What actually worries me more than students potentially using their time badly is simply why they feel the need to go outside ACSP. We have, for example, Spaces of Struggle: A Mini-Conference on Radical Planning that links into the big conference, Associated Schools of Collegiate Planning. Now, I do like the idea of more radical faculty setting aside a space for themselves, but I worry a little about the timing. It is an absolute stretch for many people to be able to go to 3 days of conference, granted hotel fees, and for parents virtually any conference travel is out of the question unless we get smarter about adding daycare to conferences (yo, ACSP, remember when FWIG asked you to have the hosting university list local childcare options right along with restaurants?). Perhaps different people will attend Spaces of Struggle and forgo ACSP, but that would make me a little sad, as ACSP needs all the brains and radicals that it can get. I understand wanting to set aside time and space for more radical discussion, but the last thing ACSP needs is for it to become even more dominated by the “huh? Gentrification isn’t a planning problem, it’s just the market” types. I’m old, I can’t deliver every wedgie these people need.

And that does bring to me to one potential answer to why students are organizing their own conferences: they just don’t get what they want from the bigger conference. I have grumped for years that we don’t do a good job with ACSP, and these two things are exceptionally problematic for young scholars. The first is, simply, that we rush through too many presentations. I know: if we didn’t have that many presentations, we would lose attendees and revenue. That is too bad, but I don’t think it’s insurmountable. By rushing through so many presentations, nobody really gets to explore the details of the work, and the details of scholarship are what makes it rigorous or not. That means scholars don’t get the feedback on details that they need until they send the paper for review, which means the paper either goes through round after round after round of reviewing, and if reviewers don’t have your back, then that vetting never gets done. It’s not good for scholarship, and it’s not good for young scholars, specifically.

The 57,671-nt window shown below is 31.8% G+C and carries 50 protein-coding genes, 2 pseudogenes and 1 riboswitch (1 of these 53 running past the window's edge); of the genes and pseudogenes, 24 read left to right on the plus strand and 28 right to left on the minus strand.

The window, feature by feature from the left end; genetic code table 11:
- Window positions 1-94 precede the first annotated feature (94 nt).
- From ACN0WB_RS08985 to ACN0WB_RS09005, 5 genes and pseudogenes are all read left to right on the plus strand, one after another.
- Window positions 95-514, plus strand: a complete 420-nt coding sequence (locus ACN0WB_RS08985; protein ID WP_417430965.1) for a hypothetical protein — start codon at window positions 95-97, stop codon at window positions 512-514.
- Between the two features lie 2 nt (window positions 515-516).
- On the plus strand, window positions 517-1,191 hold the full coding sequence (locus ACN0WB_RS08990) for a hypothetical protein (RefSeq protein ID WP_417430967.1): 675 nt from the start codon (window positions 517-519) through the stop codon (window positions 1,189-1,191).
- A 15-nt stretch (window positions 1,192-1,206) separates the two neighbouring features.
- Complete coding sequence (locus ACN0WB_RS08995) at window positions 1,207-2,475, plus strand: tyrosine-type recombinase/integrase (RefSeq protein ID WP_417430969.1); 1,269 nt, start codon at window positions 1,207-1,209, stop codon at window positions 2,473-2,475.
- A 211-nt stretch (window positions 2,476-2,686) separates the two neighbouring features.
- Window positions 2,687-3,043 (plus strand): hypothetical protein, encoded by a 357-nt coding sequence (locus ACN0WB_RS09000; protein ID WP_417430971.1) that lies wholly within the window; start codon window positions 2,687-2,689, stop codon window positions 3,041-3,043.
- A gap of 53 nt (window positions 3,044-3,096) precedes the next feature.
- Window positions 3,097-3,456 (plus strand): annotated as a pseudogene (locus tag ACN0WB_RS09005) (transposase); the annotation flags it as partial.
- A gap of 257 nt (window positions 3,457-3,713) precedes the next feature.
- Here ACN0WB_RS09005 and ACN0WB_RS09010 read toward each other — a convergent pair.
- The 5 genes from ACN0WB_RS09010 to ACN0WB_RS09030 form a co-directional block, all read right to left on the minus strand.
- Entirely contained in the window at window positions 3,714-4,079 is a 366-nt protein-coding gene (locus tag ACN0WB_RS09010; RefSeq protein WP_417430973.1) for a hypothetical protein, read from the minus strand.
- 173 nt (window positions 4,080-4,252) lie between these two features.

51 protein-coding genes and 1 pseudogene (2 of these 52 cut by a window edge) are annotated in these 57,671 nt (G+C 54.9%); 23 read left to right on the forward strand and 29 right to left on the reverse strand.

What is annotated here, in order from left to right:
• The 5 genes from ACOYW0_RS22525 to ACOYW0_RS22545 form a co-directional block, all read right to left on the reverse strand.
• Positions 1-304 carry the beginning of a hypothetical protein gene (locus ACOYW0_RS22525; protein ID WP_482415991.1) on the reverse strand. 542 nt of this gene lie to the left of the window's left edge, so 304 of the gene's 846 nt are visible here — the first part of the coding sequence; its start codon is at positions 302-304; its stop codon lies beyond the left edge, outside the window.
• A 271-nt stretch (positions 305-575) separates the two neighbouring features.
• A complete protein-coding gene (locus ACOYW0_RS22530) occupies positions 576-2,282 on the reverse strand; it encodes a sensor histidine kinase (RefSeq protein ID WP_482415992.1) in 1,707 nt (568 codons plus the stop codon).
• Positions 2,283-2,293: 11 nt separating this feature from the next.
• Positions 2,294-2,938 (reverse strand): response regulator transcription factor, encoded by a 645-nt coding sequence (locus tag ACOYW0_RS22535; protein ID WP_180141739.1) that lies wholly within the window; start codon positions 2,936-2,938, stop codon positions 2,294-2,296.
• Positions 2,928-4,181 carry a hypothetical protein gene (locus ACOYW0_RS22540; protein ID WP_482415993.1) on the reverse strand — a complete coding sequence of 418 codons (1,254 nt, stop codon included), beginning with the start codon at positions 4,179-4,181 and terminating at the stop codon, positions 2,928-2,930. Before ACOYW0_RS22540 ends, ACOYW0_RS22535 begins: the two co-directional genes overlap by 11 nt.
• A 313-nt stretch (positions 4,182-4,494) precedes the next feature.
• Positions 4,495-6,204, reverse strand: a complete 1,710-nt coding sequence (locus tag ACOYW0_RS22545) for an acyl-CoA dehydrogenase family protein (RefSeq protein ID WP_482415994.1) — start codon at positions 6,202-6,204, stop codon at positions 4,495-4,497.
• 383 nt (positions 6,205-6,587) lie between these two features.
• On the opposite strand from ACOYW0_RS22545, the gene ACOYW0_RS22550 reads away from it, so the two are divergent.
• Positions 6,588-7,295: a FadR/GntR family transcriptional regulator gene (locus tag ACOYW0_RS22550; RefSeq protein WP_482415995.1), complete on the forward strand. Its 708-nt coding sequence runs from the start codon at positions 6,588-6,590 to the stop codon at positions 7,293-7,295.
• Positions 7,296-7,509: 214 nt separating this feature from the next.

Now, I have seen people give presentation after presentation on work that isn’t really done, year after year. I think it would be better to limit that somewhat to focus on papers that really have a draft done. If you haven’t turned in your paper, you don’t present, giving everybody else the time to present. I don’t know that we should regulate thism but it should be a point of honor.

At the risk of Monday-morning quarterbacking even more (as I have never had to plan the schedule or the tracks), students wind up being on too many all-student panels offered during garbage time (Sunday mornings). Students should be put on panels with big dogs, and we should expect big dogs to show up during less than desirable times to attract attendees. I myself have refused to come for garbage time presentations, but I was wrong to do that (I was an assistant professor, however, and I had very, very limited travel funding available from Virginia Tech. I had to save my travel money for better opportunities.)

Finally, we don’t use discussants as well or as much as we probably should at ACSP. If you aren’t going to get feedback from the audience because you’ve had to race through your material, then a good, conscientious discussant is the only real chance you have of getting feedback. David Sawicki, Robert Lake, and Brian Taylor have been excellent discussants, although Sawicki scared the daylights out of me as a graduate student, and I think it would get more out of the sessions we presented if that ethic were taken somewhat more seriously.

When I began, there was quite a lot of grumbling about including students in conferences at all; after all, they don’t really know how to do research, and thus they are likely to give a bad presentation, and that could really harm them. That is on the advisor and home program, I think. At USC, you give your presentation to the faculty before you to the conference, so we can help students avoiding having their fannies hang out. I also find money that my students can use to go before they have to present, so they can get a sense of the conference.

Now, btw, I am generally willing to serve as a discussant if your track needs one. I don’t know if I am going anywhere this fall–I am hoping to get a lot of work done on the book, and I would rather stay home–but I always say yes if I am going.